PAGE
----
Viking Hardcover, 1990
Penguin Trade Paperback, 1991
Da Capo Press Trade Paperback, 1996
Hodder & Stoughton (UK) Hardcover, 1990
Collier Trade Paperback, 1991
New York Times
Vivid…impressive…. A substantial contribution to our knowledge, not just of Irving Berlin but of American vernacular music.
Bergreen’s work is a major accomplishment. It will probably stand as the definitive biography of a man whose fathomless well of unforgettable melody and rare gift for simple, homey, touching lyrics made his songs among the best.
Authoritative and fascinating…. Because the texture of Bergreen’s book is so rich, so full of details of the times surrounding Berlin’s songs, it becomes a kind of show-biz history, too.
Daily Mail (U.K.)
An almost perfect biography…. What a life, and what a book.
A remarkable feat…. An intriguing look at a troubled, misunderstood, intense talent…. Very informative.
– Larry King
Awards and Accolades
- ASCAP-Deems Taylor Award for Excellence in Music Journalism
- Ralph J. Gleason Music Book Award, First Place
- New York Times Notable Book of 1990
- Bestseller on Ingram, Doubleday, and Newsday Lists
Irving Berlin was fifty-three when President Roosevelt declared war on Japan. By Tin Pan Alley standards, the songwriter hovered on the verge of extreme old age. Had he never written another film score, another Broadway show, another lyric, another note, his reputation as the leading popular American songwriter was secure. The list of his enduring creations included “Alexander’s Ragtime Band,” “God Bless America,” “Puttin’ on the Ritz,” “All Alone,” “Remember,” “Cheek to Cheek,” and “Let’s Face the Music and Dance.” They defined the nation’s musical language. Holiday Inn, the movie containing “White Christmas,” would be released the following summer, and Berlin would be able to sit back and watch the money roll in.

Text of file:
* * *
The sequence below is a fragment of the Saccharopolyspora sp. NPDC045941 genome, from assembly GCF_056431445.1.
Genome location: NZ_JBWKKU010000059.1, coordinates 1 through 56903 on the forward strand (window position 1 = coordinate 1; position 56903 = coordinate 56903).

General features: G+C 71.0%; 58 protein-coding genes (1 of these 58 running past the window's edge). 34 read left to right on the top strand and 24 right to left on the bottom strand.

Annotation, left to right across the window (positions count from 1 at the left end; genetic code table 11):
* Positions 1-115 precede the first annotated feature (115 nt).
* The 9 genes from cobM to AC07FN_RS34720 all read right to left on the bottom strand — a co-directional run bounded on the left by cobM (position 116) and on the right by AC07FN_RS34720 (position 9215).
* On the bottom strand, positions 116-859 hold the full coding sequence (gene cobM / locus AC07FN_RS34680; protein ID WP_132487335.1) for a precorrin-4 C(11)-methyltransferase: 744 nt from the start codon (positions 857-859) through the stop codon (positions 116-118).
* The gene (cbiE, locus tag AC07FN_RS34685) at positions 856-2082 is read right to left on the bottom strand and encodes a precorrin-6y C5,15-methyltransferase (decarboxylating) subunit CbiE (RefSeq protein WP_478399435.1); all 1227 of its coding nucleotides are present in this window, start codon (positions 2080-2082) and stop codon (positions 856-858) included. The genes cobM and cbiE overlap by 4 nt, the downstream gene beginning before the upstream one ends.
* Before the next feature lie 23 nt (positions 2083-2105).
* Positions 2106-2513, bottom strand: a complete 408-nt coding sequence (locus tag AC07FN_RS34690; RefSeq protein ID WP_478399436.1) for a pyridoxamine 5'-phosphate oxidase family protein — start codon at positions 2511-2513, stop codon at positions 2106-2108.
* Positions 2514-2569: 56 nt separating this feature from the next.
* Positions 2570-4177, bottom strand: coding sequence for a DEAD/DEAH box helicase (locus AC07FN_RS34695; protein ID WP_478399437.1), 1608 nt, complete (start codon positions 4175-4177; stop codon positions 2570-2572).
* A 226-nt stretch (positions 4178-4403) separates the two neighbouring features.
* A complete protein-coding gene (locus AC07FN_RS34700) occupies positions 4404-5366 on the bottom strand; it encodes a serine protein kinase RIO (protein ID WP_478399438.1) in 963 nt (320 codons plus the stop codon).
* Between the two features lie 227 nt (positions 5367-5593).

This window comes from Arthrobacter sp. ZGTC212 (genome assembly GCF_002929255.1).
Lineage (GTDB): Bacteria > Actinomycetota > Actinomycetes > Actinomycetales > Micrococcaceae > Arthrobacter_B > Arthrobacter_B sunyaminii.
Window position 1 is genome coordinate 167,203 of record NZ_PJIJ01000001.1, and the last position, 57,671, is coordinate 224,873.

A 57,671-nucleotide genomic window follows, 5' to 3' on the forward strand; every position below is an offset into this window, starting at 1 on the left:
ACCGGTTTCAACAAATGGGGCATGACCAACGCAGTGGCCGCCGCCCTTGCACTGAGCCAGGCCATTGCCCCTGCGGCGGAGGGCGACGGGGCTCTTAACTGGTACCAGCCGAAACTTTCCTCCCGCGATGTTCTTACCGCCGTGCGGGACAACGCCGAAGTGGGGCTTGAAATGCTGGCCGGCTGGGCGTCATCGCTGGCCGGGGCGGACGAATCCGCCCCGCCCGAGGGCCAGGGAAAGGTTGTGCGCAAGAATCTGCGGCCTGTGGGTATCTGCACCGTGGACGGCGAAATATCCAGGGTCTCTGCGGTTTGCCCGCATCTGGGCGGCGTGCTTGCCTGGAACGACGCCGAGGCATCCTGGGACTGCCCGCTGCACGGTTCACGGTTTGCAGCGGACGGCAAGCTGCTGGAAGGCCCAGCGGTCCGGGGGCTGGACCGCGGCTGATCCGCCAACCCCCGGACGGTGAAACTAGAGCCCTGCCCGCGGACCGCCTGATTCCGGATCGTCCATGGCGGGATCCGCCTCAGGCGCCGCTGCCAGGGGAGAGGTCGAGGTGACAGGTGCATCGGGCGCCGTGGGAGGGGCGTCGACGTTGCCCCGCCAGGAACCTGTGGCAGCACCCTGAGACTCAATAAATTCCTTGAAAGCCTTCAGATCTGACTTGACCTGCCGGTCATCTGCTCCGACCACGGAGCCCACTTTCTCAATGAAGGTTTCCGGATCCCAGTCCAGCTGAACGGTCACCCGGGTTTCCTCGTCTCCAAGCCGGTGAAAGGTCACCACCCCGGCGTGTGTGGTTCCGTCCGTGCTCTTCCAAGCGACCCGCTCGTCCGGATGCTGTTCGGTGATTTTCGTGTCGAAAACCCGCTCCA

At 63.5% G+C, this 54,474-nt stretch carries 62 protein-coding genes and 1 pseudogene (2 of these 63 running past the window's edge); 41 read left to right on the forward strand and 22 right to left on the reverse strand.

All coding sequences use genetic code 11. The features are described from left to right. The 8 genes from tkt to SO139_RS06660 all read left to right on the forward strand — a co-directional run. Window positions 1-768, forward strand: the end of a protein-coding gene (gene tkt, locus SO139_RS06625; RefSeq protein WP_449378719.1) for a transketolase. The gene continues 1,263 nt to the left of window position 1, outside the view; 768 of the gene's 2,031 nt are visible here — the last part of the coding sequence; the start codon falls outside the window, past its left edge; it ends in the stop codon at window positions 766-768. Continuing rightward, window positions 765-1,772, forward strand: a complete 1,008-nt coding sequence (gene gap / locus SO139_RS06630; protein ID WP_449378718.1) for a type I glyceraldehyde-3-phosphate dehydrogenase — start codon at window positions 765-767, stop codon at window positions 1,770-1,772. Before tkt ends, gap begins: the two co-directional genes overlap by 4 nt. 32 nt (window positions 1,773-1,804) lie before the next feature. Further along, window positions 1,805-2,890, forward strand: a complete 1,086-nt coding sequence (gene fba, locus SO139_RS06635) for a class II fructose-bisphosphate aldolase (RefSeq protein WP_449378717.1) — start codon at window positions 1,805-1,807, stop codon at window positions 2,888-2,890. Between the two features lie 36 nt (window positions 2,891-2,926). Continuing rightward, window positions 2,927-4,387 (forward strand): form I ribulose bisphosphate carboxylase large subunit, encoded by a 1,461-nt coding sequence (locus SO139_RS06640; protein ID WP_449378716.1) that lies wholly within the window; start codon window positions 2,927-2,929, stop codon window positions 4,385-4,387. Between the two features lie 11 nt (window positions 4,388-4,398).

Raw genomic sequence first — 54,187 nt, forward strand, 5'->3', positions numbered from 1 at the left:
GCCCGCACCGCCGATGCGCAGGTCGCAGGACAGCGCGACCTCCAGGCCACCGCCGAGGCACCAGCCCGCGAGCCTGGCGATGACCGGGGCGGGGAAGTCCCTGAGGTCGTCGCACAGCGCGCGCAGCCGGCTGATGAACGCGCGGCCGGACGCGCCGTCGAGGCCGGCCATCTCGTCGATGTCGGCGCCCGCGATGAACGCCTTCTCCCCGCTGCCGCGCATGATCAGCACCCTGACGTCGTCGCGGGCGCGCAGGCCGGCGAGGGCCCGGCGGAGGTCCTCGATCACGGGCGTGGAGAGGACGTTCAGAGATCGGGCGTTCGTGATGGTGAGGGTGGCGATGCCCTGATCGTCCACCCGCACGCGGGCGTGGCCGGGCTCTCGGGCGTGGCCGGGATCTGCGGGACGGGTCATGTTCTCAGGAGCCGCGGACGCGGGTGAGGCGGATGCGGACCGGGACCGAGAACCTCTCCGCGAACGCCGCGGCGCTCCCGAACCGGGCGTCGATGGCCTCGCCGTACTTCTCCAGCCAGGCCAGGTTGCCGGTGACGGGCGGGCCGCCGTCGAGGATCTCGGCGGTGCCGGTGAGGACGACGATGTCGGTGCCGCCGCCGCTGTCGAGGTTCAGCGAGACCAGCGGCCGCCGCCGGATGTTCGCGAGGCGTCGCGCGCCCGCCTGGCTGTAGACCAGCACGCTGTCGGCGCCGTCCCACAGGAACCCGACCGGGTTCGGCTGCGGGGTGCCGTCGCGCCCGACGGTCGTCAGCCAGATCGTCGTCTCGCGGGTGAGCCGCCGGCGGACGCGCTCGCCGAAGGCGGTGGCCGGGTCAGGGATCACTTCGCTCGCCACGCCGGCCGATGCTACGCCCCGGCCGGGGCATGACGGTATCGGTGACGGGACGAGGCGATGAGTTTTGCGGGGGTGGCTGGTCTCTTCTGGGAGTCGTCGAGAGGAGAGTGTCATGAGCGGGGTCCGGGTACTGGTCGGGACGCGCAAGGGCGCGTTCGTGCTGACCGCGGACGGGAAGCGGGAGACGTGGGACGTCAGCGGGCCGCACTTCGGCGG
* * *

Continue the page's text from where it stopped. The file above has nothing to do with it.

Always the zealot when it came to work, Irving had a different notion of what he should be doing with himself at this juncture in his life. The prospect of war sent a shudder of dread through the American people, but it also created a thrill of excitement. Berlin the showman responded to that quickening of the national pulse. “Songs make history and history makes songs,” he said. “It needed a French Revolution to make a ‘Marseillaise’ and the bombardment of Fort McHenry to give voice to ‘The Star-Spangled Banner.'” The war simplified everything for him. Now he knew exactly what to do: restage the surprise hit of his youth, Yip! Yip! Yaphank. Previously, he had sung of personal dramas–romance and woes and funny little incidents–but now he struggled to give a voice to national and even international issues, to locate himself in history, and to make a place for himself in what publisher Henry Luce termed “The American Century.”
(C) Laurence Bergreen. All rights reserved